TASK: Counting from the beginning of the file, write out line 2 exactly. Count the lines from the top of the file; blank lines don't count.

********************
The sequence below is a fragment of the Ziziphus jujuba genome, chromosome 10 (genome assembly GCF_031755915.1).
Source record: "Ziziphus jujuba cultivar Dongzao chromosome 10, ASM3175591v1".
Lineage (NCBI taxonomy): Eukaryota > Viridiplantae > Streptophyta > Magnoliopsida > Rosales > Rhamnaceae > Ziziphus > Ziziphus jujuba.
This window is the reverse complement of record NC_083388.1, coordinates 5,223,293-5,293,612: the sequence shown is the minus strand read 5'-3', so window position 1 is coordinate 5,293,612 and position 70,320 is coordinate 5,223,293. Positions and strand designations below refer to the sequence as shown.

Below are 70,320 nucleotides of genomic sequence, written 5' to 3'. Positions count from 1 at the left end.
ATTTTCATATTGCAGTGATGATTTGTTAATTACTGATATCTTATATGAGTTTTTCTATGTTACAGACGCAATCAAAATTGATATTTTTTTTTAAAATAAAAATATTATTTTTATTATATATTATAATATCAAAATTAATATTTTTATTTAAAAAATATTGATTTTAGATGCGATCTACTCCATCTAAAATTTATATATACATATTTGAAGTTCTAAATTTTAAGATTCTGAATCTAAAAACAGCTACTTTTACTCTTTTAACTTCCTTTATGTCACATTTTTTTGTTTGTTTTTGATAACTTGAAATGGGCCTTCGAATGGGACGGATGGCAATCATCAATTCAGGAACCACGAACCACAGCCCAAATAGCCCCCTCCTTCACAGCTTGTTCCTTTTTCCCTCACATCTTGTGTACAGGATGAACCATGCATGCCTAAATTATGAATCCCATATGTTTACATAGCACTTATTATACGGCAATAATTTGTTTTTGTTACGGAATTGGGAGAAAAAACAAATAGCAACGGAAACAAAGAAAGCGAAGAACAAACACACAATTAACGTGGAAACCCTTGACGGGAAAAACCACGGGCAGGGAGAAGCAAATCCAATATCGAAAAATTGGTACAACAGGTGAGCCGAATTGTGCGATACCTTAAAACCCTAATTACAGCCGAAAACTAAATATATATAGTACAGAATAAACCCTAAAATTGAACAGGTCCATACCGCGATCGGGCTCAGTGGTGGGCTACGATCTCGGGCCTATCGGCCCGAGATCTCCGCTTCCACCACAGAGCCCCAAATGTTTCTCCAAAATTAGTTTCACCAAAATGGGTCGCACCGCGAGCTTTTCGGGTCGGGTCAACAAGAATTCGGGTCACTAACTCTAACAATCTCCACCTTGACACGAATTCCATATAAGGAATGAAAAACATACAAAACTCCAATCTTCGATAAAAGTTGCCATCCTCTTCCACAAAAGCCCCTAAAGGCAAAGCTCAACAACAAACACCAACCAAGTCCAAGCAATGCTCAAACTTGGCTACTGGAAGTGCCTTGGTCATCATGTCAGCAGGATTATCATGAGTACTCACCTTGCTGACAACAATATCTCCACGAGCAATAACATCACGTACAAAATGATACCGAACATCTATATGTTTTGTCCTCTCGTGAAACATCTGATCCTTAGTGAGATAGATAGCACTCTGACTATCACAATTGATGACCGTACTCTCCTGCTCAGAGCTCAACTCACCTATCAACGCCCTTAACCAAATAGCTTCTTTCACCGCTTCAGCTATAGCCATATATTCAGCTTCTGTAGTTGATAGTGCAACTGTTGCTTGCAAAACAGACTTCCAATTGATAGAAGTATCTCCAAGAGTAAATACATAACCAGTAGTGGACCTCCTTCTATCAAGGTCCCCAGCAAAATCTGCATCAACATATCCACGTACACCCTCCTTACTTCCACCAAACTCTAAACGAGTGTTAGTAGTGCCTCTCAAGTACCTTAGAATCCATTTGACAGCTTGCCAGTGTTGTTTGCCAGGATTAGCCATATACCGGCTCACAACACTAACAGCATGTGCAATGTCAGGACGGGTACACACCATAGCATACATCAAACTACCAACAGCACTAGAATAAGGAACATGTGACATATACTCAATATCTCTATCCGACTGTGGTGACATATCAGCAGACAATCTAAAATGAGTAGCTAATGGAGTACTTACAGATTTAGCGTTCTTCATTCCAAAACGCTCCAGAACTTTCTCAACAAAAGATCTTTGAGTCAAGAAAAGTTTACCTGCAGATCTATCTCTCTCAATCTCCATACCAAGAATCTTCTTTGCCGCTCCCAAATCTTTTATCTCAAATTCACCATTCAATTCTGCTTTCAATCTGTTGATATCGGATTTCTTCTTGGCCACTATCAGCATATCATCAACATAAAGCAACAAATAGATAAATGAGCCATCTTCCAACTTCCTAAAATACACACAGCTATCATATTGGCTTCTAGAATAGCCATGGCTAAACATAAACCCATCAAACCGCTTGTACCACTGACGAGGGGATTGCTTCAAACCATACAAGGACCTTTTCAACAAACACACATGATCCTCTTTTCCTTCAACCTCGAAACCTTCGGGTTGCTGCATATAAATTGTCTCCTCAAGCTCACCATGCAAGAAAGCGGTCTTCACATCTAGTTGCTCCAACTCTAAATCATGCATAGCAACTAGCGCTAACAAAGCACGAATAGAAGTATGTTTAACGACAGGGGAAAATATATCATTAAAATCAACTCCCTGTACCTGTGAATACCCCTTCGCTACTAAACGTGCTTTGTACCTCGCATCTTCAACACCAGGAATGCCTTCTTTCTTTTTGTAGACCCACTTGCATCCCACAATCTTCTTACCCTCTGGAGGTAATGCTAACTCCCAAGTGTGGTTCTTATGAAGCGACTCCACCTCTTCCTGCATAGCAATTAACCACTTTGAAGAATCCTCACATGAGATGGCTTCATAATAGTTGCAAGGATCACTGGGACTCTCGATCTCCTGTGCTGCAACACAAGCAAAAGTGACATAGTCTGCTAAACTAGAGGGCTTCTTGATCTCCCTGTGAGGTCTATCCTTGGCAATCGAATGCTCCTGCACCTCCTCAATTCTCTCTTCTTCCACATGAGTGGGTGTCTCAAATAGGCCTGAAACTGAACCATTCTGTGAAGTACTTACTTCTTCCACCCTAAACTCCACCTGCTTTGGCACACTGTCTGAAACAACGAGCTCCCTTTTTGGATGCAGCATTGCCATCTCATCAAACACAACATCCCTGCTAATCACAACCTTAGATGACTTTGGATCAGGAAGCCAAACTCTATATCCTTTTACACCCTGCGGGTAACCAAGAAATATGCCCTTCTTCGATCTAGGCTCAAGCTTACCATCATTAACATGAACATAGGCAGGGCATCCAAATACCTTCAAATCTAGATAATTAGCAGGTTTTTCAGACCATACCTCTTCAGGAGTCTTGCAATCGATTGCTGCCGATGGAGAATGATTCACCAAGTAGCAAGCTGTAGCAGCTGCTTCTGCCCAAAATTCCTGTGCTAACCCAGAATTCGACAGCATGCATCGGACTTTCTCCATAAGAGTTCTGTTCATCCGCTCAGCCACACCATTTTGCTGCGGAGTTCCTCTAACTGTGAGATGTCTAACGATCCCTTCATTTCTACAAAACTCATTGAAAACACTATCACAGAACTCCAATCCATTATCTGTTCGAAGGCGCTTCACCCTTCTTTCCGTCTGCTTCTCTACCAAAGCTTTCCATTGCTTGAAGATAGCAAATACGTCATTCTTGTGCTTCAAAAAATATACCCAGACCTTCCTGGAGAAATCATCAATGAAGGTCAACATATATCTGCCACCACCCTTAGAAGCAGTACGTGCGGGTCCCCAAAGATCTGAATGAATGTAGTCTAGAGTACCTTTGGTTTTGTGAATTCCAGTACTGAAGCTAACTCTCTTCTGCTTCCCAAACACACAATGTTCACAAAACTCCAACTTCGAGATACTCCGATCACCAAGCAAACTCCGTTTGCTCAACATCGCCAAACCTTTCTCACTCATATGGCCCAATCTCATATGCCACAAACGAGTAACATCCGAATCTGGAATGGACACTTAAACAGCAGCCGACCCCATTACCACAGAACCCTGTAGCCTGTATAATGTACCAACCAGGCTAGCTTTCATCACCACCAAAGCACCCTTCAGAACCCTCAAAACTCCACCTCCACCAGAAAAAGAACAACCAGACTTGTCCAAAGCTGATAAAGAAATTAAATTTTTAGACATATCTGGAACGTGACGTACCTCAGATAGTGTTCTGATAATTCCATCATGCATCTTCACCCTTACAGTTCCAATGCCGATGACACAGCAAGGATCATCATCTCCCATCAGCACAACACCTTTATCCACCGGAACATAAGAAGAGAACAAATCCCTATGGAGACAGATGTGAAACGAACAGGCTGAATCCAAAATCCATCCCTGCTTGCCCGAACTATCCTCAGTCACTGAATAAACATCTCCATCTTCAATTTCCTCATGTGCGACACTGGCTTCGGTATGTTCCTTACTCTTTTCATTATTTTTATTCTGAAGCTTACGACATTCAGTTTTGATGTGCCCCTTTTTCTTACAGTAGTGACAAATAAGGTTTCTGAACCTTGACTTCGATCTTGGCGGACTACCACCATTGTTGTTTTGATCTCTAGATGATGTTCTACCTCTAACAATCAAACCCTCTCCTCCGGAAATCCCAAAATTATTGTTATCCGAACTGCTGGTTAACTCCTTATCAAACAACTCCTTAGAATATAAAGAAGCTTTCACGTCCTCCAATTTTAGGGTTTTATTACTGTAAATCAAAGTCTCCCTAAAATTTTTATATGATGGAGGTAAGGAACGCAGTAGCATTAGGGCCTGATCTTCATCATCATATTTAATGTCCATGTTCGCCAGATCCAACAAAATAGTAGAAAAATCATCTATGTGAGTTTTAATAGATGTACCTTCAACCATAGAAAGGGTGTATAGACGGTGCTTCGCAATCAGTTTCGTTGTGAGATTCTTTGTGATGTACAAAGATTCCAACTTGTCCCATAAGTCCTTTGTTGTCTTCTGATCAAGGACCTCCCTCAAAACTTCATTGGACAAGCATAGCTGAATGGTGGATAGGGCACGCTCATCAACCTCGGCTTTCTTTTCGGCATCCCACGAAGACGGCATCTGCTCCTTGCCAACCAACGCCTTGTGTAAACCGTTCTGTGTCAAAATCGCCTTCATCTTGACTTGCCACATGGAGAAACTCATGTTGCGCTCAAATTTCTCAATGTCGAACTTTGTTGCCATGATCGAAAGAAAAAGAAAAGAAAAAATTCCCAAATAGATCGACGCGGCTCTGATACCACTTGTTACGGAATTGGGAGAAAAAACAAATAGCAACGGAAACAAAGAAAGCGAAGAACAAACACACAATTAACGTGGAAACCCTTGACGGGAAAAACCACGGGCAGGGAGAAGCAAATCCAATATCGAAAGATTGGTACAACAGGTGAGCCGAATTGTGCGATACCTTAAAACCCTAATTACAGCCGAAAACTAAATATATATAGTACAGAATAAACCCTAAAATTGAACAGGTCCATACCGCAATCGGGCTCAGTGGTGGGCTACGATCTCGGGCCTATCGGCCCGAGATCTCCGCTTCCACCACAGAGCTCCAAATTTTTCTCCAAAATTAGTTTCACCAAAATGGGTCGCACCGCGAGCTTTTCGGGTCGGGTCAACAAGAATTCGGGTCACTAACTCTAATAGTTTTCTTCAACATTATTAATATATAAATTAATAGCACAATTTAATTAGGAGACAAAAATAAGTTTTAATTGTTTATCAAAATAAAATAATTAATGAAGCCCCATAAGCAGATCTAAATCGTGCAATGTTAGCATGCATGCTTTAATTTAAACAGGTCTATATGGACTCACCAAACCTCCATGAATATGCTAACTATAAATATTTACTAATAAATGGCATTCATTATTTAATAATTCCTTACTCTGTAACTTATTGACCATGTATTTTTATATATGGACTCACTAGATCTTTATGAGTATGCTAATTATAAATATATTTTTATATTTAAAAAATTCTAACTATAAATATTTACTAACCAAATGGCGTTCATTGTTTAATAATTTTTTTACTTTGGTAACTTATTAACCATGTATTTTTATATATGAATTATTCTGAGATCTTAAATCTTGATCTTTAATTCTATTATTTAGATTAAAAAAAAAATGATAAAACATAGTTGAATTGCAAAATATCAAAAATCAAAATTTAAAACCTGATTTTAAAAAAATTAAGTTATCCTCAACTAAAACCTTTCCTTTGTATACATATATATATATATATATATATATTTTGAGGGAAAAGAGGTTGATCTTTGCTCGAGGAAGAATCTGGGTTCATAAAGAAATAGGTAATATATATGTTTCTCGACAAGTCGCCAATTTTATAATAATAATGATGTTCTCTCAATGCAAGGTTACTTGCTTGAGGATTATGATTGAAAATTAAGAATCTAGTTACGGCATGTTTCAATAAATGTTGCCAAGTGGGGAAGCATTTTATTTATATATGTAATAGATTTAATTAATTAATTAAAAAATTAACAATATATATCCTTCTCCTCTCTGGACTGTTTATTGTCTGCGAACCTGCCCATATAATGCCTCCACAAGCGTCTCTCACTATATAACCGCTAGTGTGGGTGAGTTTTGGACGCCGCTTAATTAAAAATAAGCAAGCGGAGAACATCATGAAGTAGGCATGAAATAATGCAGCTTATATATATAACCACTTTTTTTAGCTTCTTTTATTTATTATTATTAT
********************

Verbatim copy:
Source record: "Ziziphus jujuba cultivar Dongzao chromosome 10, ASM3175591v1".